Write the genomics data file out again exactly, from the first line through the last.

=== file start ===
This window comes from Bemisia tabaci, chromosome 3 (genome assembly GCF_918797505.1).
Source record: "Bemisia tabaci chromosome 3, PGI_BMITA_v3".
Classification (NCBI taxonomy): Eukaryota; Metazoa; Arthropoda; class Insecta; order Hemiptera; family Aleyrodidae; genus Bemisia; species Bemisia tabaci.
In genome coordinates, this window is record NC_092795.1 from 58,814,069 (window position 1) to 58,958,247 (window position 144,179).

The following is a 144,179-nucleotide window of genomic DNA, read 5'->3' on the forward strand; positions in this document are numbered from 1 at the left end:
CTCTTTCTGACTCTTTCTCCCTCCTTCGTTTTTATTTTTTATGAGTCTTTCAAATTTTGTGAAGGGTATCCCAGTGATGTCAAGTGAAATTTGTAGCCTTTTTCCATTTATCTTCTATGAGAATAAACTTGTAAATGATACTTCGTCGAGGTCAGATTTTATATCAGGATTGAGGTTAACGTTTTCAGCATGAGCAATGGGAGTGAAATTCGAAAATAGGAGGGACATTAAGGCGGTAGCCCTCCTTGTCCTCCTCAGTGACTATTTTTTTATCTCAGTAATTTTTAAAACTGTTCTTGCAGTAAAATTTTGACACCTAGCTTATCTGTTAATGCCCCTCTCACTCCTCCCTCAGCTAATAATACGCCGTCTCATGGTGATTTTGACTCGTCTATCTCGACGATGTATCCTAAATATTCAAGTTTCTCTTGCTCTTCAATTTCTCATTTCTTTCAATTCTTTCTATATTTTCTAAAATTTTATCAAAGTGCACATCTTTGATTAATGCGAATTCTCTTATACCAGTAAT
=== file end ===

This window comes from Bemisia tabaci, chromosome 3 (genome assembly GCF_918797505.1).
Source record: "Bemisia tabaci chromosome 3, PGI_BMITA_v3".
Classification (NCBI taxonomy): Eukaryota; Metazoa; Arthropoda; class Insecta; order Hemiptera; family Aleyrodidae; genus Bemisia; species Bemisia tabaci.
In genome coordinates, this window is record NC_092795.1 from 58,814,069 (window position 1) to 58,958,247 (window position 144,179).

The following is a 144,179-nucleotide window of genomic DNA, read 5'->3' on the forward strand; positions in this document are numbered from 1 at the left end:
CTCTTTCTGACTCTTTCTCCCTCCTTCGTTTTTATTTTTTATGAGTCTTTCAAATTTTGTGAAGGGTATCCCAGTGATGTCAAGTGAAATTTGTAGCCTTTTTCCATTTATCTTCTATGAGAATAAACTTGTAAATGATACTTCGTCGAGGTCAGATTTTATATCAGGATTGAGGTTAACGTTTTCAGCATGAGCAATGGGAGTGAAATTCGAAAATAGGAGGGACATTAAGGCGGTAGCCCTCCTTGTCCTCCTCAGTGACTATTTTTTTATCTCAGTAATTTTTAAAACTGTTCTTGCAGTAAAATTTTGACACCTAGCTTATCTGTTAATGCCCCTCTCACTCCTCCCTCAGCTAATAATACGCCGTCTCATGGTGATTTTGACTCGTCTATCTCGACGATGTATCCTAAATATTCAAGTTTCTCTTGCTCTTCAATTTCTCATTTCTTTCAATTCTTTCTATATTTTCTAAAATTTTATCAAAGTGCACATCTTTGATTAATGCGAATTCTCTTATACCAGTAAT